On the other hand, how does discourse manages multiple answers to a question?

    Out of the box, Discourse is not a QA site. It's a forum. So the "thinking in Discourse" argument is that people should read the whole discussion, not just look for a quick fix. And I think the best threads will indeed require discussion and back-and-forth instead of quick code dumps.

    That being said, there is an official Discourse plugin that allows marking a post as the answer to the thread: https://meta.discourse.org/t/discourse-solved-accepted-answer-plugin/30155

  • I would like to see a complete search for tags.

  • "PSpace is the simplest possible virtual co-working space for the Processing community. It consists of a single web app/page combining: -minimal WebGL multi-user 3D scene -voice chat interface -text chat interface "

  • I first want to thank everyone for thinking this through with us and for trying out the Discourse test site. We are planning to make the switch to Discourse in mid April after the Google Summer of Code application period ends and to give us a few weeks to prepare.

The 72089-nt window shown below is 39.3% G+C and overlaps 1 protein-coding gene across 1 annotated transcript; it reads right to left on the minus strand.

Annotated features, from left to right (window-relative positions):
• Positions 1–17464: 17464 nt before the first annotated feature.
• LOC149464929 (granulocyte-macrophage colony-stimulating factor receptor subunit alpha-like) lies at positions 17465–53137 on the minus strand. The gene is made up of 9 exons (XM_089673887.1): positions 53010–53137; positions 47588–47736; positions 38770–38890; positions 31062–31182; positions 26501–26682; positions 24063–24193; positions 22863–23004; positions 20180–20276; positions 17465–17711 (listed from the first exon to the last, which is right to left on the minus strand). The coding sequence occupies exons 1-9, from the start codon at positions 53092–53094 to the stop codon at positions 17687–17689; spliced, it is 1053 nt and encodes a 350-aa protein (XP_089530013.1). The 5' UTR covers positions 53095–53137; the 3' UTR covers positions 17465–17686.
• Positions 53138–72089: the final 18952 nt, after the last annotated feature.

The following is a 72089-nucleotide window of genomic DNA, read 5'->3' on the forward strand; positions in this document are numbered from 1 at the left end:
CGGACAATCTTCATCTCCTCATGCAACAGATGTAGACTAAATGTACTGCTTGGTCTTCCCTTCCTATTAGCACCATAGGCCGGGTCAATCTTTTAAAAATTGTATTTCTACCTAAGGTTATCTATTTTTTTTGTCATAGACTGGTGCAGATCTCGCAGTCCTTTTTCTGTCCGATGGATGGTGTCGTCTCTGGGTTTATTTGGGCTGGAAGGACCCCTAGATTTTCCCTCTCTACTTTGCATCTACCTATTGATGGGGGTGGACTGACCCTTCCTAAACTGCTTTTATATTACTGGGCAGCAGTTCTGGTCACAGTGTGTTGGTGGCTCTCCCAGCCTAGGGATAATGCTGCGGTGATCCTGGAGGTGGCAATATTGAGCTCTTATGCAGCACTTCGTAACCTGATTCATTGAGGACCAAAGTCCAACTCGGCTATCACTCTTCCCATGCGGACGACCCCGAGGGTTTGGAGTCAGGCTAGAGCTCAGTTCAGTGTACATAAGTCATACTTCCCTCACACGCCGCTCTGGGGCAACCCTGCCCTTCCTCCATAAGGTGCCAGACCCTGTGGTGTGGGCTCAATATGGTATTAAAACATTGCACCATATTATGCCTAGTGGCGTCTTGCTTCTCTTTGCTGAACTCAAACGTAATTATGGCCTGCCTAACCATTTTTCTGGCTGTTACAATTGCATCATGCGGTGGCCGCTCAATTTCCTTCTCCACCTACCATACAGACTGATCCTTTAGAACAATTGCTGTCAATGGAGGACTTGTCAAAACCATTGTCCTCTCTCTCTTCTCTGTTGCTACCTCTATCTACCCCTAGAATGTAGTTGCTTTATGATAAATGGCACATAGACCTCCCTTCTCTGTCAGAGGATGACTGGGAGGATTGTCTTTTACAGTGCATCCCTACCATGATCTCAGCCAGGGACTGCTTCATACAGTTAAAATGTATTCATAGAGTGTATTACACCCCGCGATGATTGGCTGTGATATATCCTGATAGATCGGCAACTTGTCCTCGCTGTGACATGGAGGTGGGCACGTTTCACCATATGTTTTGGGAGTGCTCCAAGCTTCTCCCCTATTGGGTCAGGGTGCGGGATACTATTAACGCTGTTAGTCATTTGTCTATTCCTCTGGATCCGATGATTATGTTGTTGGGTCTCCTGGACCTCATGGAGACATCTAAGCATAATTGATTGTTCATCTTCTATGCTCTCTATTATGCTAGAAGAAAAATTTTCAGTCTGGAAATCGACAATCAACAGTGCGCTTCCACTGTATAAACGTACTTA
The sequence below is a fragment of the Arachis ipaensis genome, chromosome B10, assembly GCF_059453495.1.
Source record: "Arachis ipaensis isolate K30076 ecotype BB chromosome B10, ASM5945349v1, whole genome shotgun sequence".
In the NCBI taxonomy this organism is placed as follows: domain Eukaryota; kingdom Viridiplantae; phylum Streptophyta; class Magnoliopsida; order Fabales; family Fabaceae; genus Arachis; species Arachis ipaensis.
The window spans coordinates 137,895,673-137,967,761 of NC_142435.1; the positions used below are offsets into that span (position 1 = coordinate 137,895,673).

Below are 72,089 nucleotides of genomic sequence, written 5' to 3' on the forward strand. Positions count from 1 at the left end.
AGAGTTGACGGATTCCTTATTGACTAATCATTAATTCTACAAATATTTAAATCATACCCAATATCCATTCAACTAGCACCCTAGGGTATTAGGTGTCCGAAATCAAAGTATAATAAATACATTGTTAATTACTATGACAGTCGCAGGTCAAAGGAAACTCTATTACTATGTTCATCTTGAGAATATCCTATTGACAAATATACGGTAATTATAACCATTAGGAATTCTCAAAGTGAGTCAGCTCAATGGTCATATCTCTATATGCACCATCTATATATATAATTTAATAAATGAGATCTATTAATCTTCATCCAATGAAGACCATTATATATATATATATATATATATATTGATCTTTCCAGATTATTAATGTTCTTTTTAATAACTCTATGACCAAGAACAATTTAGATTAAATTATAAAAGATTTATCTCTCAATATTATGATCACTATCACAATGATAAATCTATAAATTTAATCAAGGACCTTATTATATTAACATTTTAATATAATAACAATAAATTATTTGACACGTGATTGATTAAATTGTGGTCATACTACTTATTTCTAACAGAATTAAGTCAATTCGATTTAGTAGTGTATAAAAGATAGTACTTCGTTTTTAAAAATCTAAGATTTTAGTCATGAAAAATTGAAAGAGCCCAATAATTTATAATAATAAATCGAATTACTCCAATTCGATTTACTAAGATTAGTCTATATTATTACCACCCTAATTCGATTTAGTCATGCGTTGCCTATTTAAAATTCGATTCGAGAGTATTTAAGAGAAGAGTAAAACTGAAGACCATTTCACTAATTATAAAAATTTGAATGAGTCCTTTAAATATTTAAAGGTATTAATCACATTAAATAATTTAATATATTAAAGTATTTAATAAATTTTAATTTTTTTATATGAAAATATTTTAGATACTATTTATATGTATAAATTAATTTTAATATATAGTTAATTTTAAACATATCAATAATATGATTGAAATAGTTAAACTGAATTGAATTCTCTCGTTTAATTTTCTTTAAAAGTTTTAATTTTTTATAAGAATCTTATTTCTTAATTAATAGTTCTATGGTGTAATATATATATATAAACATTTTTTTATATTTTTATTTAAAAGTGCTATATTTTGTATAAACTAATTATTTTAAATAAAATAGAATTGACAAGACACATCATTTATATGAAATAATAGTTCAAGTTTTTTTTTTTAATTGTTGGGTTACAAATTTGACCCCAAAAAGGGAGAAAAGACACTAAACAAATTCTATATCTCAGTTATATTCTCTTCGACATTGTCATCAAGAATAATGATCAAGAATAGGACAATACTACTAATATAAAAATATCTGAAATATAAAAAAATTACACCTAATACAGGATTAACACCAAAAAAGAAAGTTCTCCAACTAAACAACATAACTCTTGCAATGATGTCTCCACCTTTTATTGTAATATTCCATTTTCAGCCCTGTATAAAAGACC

We've weighed the positives and negatives about the move based on the discussion and comments and we feel it's the right thing to do.

  • Awesome! I think this is definitely the right thing to do.

    Any thoughts on coming up with policy documentation or customizing the messaging that Discourse automatically shows to new users? I'd be happy to help put some of that together.

  • That's a part of the "a few weeks to prepare" from the message above. :)

    Yes, please, if you can look into that, it would be great. The default statement from Discourse felt good from my skim through it. The other document to consult is the p5.js Community Statement.

  • How will this forum be archived? It would be great if we could switch off relative time-date stamps before making it static. The announcement for Forum two has been "16 days ago" for the last five years.

    https://forum.processing.org/one/topic/new-forum-wednesday-night-gmt-4-this-forum-will-be-locked.html

  • edited March 22

    @jeremydouglass Is the forum one in html format? It would not be so hard to fix that with some regexp and command line magic :) The actual date is contained in the link:

    <em class="ndboldem" title="01-Oct-2013 03:14 PM"> 16 days ago </em>
    

    If I can access the data I volunteer to do it.

  • Even simpler: inject this JavaScript code into one of the JS files loaded in the old forum to replace all relative dates with absolute dates:

    $(function() {
      $('.ndboldem').each(function(i) { 
        var dte = $(this).attr('title'); 
        if(/^\d{2}-\w{3}-\d{4} \d{2}\:\d{2} \w{2}$/.test(dte)) {
          $(this).html(dte); 
        }
      });
    });
    
Sign In or Register to comment.